React Native server shrinks your JavaScript file for production by eliminating excess whitespace, reducing variable names and deleting unused code.

Fundamental Terms Associated with React Native


This tool converts JS code into byte-code.

Build time/compiled time

It is the time when source code is converted into executable code.

Run time

When the code is executed.

New updates in the React Native Architecture


Hermes was introduced alongside React Native 0.69, making it easier to establish synchronisation with the rest of the framework. Hermes is a highly efficient JavaScript engine designed for React Native. The add-on has been available for a while now, but it had to be installed separately and configured when building a React Native app. Hermes is now the default JavaScript engine starting with version 0.70, so there is no need to install it or configure it when creating new projects. It will significantly boost the performance of React Native apps. It is worth enabling Hermes for existing apps if you haven’t already done so. Compared to the default JavaScript engines on each platform, the Hermes engine performs much better and uses less memory. In the past, many apps could not utilise the engine because it had to be configured and installed separately. This JavaScript engine has seen enormous support from React Native developers since its introduction as an opt-in JavaScript compiling engine in React Native 0.64.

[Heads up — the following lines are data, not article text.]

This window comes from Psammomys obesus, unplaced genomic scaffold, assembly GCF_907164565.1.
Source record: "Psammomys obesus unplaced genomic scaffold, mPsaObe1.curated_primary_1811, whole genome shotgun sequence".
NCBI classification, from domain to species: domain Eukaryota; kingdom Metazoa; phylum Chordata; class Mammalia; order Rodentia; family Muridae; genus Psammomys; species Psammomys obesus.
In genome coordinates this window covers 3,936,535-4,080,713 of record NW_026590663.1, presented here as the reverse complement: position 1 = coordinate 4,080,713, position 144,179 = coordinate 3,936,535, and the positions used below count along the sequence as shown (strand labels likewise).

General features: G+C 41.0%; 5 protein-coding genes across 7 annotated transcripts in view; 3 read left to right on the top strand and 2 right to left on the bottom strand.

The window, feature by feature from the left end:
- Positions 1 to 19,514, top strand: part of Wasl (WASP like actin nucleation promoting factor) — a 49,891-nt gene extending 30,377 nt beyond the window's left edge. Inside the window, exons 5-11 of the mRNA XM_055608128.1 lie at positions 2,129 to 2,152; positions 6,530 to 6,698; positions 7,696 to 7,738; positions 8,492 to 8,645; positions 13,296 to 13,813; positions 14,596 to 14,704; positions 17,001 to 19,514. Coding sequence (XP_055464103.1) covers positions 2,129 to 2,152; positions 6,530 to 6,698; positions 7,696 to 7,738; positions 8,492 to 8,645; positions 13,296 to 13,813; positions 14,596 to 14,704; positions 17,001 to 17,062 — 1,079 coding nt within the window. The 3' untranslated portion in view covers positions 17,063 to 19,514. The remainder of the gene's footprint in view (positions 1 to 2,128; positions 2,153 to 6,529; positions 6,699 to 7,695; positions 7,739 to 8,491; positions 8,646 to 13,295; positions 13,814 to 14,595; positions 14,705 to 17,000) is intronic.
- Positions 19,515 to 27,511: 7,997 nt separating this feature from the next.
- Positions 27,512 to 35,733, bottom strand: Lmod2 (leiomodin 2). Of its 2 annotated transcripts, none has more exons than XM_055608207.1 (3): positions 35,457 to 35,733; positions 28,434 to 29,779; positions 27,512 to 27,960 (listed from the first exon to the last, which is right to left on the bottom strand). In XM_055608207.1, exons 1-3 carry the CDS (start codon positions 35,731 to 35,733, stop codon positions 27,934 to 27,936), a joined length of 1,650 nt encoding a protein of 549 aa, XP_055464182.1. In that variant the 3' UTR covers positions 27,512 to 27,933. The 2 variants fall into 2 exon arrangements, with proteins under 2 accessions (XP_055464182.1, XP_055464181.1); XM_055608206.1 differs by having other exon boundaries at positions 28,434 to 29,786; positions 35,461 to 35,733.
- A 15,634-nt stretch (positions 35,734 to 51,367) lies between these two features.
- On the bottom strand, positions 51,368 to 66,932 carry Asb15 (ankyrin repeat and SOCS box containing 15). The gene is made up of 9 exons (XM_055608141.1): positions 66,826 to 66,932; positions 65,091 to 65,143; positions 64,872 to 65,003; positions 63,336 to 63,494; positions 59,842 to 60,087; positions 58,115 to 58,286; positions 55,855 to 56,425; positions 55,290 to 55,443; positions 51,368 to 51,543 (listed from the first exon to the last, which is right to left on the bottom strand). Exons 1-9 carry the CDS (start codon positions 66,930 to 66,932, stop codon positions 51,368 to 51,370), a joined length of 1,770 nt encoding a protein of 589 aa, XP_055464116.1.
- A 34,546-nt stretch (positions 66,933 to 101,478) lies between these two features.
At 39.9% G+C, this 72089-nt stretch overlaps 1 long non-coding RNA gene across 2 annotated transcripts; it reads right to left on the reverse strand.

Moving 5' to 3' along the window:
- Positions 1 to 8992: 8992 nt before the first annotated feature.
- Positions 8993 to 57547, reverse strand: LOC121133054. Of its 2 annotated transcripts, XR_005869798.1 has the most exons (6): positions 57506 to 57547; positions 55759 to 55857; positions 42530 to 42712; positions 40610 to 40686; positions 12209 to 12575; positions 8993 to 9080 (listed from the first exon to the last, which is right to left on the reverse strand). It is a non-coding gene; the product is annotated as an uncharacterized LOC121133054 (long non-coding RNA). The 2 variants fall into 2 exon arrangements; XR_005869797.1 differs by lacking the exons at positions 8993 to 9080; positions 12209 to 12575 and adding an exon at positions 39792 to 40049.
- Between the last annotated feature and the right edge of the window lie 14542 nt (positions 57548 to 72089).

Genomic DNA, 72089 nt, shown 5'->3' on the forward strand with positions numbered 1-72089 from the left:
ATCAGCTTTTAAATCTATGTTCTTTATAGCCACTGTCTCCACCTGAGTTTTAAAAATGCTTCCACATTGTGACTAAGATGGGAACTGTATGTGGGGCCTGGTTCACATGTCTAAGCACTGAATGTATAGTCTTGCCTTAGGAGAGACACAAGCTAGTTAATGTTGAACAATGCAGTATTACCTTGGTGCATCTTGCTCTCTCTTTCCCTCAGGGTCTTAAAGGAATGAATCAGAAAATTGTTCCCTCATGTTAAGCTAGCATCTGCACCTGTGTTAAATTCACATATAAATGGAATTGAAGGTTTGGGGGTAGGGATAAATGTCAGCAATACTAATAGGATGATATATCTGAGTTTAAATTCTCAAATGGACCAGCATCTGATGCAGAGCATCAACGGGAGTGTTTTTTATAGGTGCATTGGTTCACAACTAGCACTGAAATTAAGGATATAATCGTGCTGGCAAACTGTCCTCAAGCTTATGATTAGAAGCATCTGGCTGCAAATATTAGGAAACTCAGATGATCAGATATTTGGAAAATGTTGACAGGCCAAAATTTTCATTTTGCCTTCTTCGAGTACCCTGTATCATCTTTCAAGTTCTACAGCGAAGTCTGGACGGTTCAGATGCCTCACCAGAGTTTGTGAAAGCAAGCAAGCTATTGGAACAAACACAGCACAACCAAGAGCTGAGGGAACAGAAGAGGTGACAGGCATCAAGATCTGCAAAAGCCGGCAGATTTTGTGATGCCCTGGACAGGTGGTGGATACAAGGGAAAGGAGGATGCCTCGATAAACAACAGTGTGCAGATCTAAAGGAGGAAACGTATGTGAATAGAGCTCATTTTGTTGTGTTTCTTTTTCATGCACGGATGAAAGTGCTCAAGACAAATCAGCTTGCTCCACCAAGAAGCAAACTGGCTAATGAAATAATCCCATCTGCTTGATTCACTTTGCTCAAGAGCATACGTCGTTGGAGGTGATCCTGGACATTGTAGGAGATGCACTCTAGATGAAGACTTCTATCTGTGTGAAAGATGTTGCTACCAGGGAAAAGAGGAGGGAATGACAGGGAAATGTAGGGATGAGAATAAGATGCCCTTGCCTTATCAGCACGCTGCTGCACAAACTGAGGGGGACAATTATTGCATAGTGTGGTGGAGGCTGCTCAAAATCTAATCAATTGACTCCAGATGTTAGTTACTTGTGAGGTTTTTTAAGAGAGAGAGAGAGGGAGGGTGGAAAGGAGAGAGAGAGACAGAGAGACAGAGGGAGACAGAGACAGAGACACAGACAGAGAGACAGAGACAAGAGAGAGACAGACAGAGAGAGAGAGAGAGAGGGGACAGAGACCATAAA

Hermes also contributes a significant reduction in bundle size, load time, and a GUI for visualising your application’s performance metrics during its development. This feature is used by developers who want to learn about the way their application is performing after release and in production.